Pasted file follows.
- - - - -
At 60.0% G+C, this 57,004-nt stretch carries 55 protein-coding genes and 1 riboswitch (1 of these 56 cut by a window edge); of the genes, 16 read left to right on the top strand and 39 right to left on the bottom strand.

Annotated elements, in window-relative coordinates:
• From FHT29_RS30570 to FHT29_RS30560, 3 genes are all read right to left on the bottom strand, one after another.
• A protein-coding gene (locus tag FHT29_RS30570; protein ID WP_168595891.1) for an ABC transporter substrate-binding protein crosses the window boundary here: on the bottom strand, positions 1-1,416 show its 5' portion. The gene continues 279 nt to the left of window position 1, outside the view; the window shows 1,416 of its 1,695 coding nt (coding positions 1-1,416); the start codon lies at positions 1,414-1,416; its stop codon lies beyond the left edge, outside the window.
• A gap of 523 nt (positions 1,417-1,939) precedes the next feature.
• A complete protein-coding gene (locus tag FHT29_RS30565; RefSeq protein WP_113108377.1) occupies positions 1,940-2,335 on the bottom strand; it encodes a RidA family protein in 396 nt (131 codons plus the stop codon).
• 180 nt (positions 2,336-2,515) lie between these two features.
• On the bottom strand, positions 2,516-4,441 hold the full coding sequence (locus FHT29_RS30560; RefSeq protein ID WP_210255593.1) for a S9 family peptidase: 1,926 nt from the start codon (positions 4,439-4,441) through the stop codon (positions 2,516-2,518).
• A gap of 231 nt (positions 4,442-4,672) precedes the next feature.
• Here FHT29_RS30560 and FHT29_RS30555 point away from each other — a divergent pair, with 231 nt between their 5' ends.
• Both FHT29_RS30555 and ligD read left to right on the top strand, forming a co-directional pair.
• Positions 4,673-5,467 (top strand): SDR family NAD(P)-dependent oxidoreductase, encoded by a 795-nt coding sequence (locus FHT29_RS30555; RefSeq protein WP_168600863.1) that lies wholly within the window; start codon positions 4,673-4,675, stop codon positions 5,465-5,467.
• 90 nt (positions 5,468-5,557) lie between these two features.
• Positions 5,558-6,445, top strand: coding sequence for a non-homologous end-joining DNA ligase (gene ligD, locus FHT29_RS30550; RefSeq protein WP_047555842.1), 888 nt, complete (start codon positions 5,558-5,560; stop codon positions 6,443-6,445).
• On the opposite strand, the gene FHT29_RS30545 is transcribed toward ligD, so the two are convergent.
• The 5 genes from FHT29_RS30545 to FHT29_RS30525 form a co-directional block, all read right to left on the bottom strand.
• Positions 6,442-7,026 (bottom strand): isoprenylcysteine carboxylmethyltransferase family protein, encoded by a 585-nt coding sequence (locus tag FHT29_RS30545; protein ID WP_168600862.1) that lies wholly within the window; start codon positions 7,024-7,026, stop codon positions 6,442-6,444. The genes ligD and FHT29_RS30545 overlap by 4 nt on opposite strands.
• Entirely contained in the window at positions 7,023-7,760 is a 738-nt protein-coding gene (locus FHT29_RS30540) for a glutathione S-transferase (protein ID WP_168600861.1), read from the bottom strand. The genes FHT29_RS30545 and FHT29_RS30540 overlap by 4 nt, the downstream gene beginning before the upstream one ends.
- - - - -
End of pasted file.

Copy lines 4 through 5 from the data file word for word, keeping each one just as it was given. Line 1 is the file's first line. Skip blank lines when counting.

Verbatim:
• A protein-coding gene (locus tag FHT29_RS30570; protein ID WP_168595891.1) for an ABC transporter substrate-binding protein crosses the window boundary here: on the bottom strand, positions 1-1,416 show its 5' portion. The gene continues 279 nt to the left of window position 1, outside the view; the window shows 1,416 of its 1,695 coding nt (coding positions 1-1,416); the start codon lies at positions 1,414-1,416; its stop codon lies beyond the left edge, outside the window.
• A gap of 523 nt (positions 1,417-1,939) precedes the next feature.